There are two kinds of people in this world: those who grew up on skates, and those who watched wistfully, feeding grazing elbows—or worse—an all-consuming lack of coordination. But whatever backpack you fall into, you’re almost certain to have spent much of your childhood lusting after skate shoes: whether it’s the classic Vans from the 70s and 80s, or the absurdly puffy DCs and Supras from the 90s. And as an adult, you will no doubt be delighted by the great resurgence of skate shoes.
Skate culture has returned to the mainstream over the past decade, powered by brands like Palace Skateboards and Supreme. The latter, in particular, went from cult favorite to multi-billion dollar streetwear label through its many collaborations, culminating in the iconic Louis Vuitton connection in 2017.
The easiest way to get into the trend is through shoes, and the best skate shoes give even the most basic gear attitude and sharpness. If you don’t know your nollie from your fakie but want a slice of the action, fear not. Here are the most stylish skate shoe models you can buy right now. Authenticity guaranteed.
Vans Old Skool
Vans are the father of all skate shoes. In 1966, when the sport was still in its infancy, two brothers, Paul and Jim Van Doren, opened The Van Doren Rubber Company. From a store in Anaheim, California, they began making specialty shoes to order. It was the Vans heavy sole that did it for local skaters, and soon the brothers teamed up with skateboarders Tony Alva and Stacy Peralta on the Vans #95 – now known as the Era.
The padded collar was – and is – a brilliant piece of practical design, providing the all-important ankle cushioning, but it’s the sleek shape and endless color combinations that made the Era ubiquitous, even outside of the skate world.
Adding the now iconic ‘Jazz Stripe’, the Old Skool is arguably the ultimate skate shoe: understated, understated cool and even better when shaken up a bit.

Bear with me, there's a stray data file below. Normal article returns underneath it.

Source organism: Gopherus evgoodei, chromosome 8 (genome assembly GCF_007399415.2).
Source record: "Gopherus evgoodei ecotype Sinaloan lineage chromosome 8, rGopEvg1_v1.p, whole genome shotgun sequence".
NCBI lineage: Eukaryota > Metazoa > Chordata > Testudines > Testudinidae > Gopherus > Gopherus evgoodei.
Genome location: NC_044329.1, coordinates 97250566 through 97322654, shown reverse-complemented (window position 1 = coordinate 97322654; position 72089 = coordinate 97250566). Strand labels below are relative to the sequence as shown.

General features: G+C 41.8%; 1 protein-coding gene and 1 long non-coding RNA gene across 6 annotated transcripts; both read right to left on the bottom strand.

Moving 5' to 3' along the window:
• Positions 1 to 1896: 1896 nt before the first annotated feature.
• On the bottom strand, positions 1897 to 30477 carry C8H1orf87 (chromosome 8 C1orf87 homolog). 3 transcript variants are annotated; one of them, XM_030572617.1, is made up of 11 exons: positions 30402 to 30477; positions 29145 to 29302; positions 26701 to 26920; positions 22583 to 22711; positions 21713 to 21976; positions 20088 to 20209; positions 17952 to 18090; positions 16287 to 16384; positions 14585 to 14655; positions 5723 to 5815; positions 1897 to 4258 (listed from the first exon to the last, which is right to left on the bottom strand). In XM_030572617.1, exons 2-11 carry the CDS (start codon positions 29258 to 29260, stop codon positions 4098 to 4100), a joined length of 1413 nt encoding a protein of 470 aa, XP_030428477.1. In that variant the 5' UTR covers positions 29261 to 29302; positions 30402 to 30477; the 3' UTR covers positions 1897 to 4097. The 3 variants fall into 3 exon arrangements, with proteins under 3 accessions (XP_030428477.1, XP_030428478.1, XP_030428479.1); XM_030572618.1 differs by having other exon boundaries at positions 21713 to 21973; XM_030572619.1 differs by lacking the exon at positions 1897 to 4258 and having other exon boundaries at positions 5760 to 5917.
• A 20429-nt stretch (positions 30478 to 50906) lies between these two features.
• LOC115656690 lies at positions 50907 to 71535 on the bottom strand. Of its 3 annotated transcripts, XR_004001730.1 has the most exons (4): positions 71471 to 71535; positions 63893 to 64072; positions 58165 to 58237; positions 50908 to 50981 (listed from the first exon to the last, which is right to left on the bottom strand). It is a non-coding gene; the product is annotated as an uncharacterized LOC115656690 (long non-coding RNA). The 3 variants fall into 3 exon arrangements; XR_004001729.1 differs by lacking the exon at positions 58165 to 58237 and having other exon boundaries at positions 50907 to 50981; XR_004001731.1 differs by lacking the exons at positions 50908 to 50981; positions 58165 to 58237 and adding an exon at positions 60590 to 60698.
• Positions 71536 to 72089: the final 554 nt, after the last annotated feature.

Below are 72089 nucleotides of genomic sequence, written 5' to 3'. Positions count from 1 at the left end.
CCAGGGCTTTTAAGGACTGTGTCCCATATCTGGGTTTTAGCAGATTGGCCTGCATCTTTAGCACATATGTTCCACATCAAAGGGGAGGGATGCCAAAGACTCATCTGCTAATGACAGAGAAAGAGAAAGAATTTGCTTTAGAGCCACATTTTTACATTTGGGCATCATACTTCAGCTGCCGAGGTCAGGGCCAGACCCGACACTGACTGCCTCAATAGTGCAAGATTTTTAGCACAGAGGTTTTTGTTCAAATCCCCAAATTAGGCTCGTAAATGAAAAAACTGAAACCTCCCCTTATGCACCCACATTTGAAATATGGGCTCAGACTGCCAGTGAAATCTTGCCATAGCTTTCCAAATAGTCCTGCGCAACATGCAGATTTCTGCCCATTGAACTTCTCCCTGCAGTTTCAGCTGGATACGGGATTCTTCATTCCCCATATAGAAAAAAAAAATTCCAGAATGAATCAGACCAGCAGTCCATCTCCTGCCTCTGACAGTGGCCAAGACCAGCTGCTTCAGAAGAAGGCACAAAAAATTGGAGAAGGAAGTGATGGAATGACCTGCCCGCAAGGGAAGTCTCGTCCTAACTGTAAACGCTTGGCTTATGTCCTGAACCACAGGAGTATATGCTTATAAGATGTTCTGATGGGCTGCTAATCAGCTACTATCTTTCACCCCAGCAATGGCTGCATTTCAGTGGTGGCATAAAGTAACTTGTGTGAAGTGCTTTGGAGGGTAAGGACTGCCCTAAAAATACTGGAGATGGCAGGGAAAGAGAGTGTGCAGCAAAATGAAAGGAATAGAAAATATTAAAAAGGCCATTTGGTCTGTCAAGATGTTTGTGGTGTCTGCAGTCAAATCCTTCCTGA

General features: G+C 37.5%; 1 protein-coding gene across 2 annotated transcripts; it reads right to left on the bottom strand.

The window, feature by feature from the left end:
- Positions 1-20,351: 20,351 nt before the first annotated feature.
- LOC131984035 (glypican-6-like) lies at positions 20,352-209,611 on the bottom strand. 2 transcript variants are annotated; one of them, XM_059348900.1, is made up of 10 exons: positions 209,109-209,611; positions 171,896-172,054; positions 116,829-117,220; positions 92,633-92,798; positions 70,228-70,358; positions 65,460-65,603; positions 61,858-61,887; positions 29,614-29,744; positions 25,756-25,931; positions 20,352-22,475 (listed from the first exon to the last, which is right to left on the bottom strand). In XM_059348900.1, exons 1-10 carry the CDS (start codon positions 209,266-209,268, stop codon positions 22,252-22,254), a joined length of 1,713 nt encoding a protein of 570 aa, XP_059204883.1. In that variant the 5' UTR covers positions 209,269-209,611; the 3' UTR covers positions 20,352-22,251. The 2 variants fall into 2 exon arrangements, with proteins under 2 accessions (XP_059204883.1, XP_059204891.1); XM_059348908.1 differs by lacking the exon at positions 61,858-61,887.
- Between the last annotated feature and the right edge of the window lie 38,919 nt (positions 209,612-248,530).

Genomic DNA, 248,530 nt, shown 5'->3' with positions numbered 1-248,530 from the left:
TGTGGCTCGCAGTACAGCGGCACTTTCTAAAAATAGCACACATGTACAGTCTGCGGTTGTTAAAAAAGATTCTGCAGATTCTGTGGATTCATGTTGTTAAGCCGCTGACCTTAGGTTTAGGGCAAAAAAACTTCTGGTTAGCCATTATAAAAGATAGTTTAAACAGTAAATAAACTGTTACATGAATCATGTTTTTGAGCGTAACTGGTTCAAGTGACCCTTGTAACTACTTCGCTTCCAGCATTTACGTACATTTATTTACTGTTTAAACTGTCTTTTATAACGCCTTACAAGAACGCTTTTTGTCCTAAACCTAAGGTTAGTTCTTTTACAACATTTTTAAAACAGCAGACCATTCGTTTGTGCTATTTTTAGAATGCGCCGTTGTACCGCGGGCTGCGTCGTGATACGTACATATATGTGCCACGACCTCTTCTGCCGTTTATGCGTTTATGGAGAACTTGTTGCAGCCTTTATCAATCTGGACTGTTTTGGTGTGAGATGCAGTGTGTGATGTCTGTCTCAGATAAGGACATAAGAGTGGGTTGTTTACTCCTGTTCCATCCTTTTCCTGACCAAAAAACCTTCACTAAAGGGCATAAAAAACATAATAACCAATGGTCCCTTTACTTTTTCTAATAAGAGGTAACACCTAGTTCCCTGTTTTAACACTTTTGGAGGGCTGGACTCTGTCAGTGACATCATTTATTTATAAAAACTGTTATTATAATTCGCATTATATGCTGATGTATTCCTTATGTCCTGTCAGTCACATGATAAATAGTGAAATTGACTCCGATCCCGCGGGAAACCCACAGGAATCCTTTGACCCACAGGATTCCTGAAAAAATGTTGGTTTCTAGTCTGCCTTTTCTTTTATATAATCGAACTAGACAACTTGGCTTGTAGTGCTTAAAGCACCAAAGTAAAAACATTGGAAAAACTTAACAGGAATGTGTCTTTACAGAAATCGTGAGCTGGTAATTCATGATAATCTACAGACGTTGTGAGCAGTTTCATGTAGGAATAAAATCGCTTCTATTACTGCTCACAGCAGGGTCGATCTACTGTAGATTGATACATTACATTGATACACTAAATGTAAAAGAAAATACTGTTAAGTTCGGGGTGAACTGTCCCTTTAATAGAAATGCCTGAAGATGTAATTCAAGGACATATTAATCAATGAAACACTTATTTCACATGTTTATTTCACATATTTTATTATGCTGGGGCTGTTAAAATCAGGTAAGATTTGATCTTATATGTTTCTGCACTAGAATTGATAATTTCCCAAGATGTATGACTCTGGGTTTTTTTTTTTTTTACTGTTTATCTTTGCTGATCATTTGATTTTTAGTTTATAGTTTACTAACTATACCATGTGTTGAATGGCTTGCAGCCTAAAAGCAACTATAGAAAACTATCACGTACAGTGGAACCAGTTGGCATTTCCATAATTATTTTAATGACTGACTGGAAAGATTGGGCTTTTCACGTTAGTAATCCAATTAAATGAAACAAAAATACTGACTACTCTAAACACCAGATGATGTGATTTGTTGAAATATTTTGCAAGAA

Vans SK8 Hi
For the SK8-Hi, Vans have upped their game – quite literally – again. Introduced in 1978 as Vans #38, the SK8-Hi was the brothers’ first high-top. Essentially an Old Skool with an extra inch of top for enhanced ankle protection, it revolutionized skate style.
The original remains unbeatable, but Van’s recent collaboration with Gore-tex – a Frankenstein’s monstrous combination of skate shoe and hiking boot – is all the rage right now with its rugged styling and chunky tread sole.
Nike SB Dunk
Unsurprisingly, mega-corp Nike struggled for years to win over the skate crowd, which values authenticity above pretty much everything else. The first skate shoes, sold under the now-defunct Nike Skateboarding brand, were clunky and unpopular. The second attempt came when it bought the startup brand Saver in 2001. The shoes were impressive, functional and most importantly comfortable. And while they never really caught on, they laid the foundation for Nike SB.
What ultimately helped Nike conquer the skate crowd was giving them exactly what they wanted. Although the official skate shoes had flopped, basketball shoes like the Nike Dunk and Air Jordan were common sights on the halfpipe. So when Nike launched the SB Dunk, redesigned with extra cushioning and padding, they were finally onto something.
Available in both a low and a high top, the SB version introduced a Zoom Air unit in the heel and a padded tongue – useful for pulling tricks where the board touches the top of your foot.
Nike SB Stefan Janoski